September 2, 2014 at 3:40 pm #14945Raúl Ilargi MeijerKeymaster
Peter Sekaer Times Square with Father Duffy statue 1937 This it. The is the biggest we’re going to get. We won’t grow anymore. Not bigger, not wider,
[See the full post at: Debt Rattle Sep 2 2014: This Is As Big As We Will Get]September 2, 2014 at 6:20 pm #14948Ken BarrowsParticipant
The good thing about the argument that growth is over without debt is that future statistics can, in theory, disprove it. But they won’t.September 2, 2014 at 6:25 pm #14949RealitycheckerParticipant
Raúl, you are right to be concerned over the one sided picture being painted in the West regarding the Ukraine, as a number of your recent posts demonstrate. I suspect US and EU geopolitics over the Ukraine (and Middle East) can be seen in terms of a combination of the Wolfowitz doctrine and an updated version of Sir Halford Mackinder’s paper The Geographical Pivot of History that describes his “Heartland Theory”. This is a concept the Russians will be well acquainted with given his Heartland is Russia and the inner crescent includes the East European plane and Middle East. The Wolfowitz doctrine also underlines the importance of oil by clarifying the strategic value of the Middle East and Southwest Asia, including it can now be argued, the Ukraine:
Not only are times “interesting”, they are also becoming dangerous as cheap fossil fuel becomes scarce and eventually unaffordable, especially when combined with the broader impacts of Limits to Growth.September 2, 2014 at 6:50 pm #14950Dr. DiabloParticipant
Great article, and I hate to do this again, but what the de’il is up with the Guardian and BBC? Do they have any idea how stupid they sound? Life as we know it in Britain will end when temperatures reach 33C. AYFKM? For comparison, temperatures throughout the US and Australia are in excess of 40C for MONTHS. On the roads, the tracks, inside electric lines, phone stations, everywhere, I tells ya! Guess what: absolutely NOTHING happens. Every year the roads, the grid, the railways work with only the slightest accommodation. Like putting an A/C unit in the one window of the house.
Honestly, you would have thought Britain would have heard of locations like “Canada,” “Australia,” and “The United States” and seen how they survive such otherworldly shocks.
Next up, Antarctica has dramatic sea level rises of…wait for it…2mm. Really? I’m not a geophysicist, but I’m pretty sure that’s within the margin of error for measuring something like the entire southern ocean with its 7m swells. What statistical assumptions do they have to make to even PRETEND to be able to measure accurately to the millimeter? Same ones that have GDP predictions down to the tenth? Not that we haven’t seen the most astounding accusations turn out to be measuring errors from this crew of boffins. Temperature stations located at airports now in the center of cities due to sprawl, anyone?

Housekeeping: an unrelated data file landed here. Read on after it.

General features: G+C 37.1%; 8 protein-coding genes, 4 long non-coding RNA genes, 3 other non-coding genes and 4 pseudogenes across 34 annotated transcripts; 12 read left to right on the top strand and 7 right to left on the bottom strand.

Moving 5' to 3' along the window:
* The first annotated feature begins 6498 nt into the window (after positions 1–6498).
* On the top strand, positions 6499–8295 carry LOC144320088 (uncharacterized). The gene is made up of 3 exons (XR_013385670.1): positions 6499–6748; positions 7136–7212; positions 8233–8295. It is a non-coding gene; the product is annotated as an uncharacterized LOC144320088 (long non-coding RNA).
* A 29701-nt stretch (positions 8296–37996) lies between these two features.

2mm. Wow. You really had me going there for a minute. Then I realized this is the Guardian and BBC who I’ve been comparing notes with over the Ukrainian coverage, then it was all clear. They just make it up, whole cloth, and print it.
But we don’t have to make the same mistake. 2mm, 40C? Please, no.September 2, 2014 at 7:30 pm #14951
Oh, there will be “Growth” again. BIG growth. The likes of which will astound. That’s why they call these things Crackup ‘Booms.’ Anyone here had a look at that ISM print?
Time for me to get out of cash and into anything real. And no, it’s not different this time. It’s all just on a grander scale. Deeper dips, higher peaks. We have at minimum, one more cycle to go, before the Buck and it’s owners self destruct.
I do believe the train is pulling out of the station, finally. Unless, of course, one wants to fight the Fed, and actually believes they will allow deflationary default to occur. Not my cup of tea, but go for it, if it makes you feel good.
Could the title of the above article be a contrarian indicator? In a convoluted sort of way? Like a bottom call extraordinaire?September 2, 2014 at 8:57 pm #14952
Here is the key. Really.
We have now been warned by these strategically placed news bits from Wolf and the CFR. These releases are intended to get the better placed out of harms way, as well as “talking” up the idea to gauge initial reaction.
QE ends, direct cash infusion begins.
We don’t yet know in what form, but it’s coming.
Looks as though the Fed understands the consumers tendency toward saving after all. Demand side is the new tact. Those who place bets early will be rewarded. The old cliche “You snooze you lose” will be making a come back now.September 2, 2014 at 9:55 pm #14953Diogenes ShruggedParticipant
With respect to the last attached article: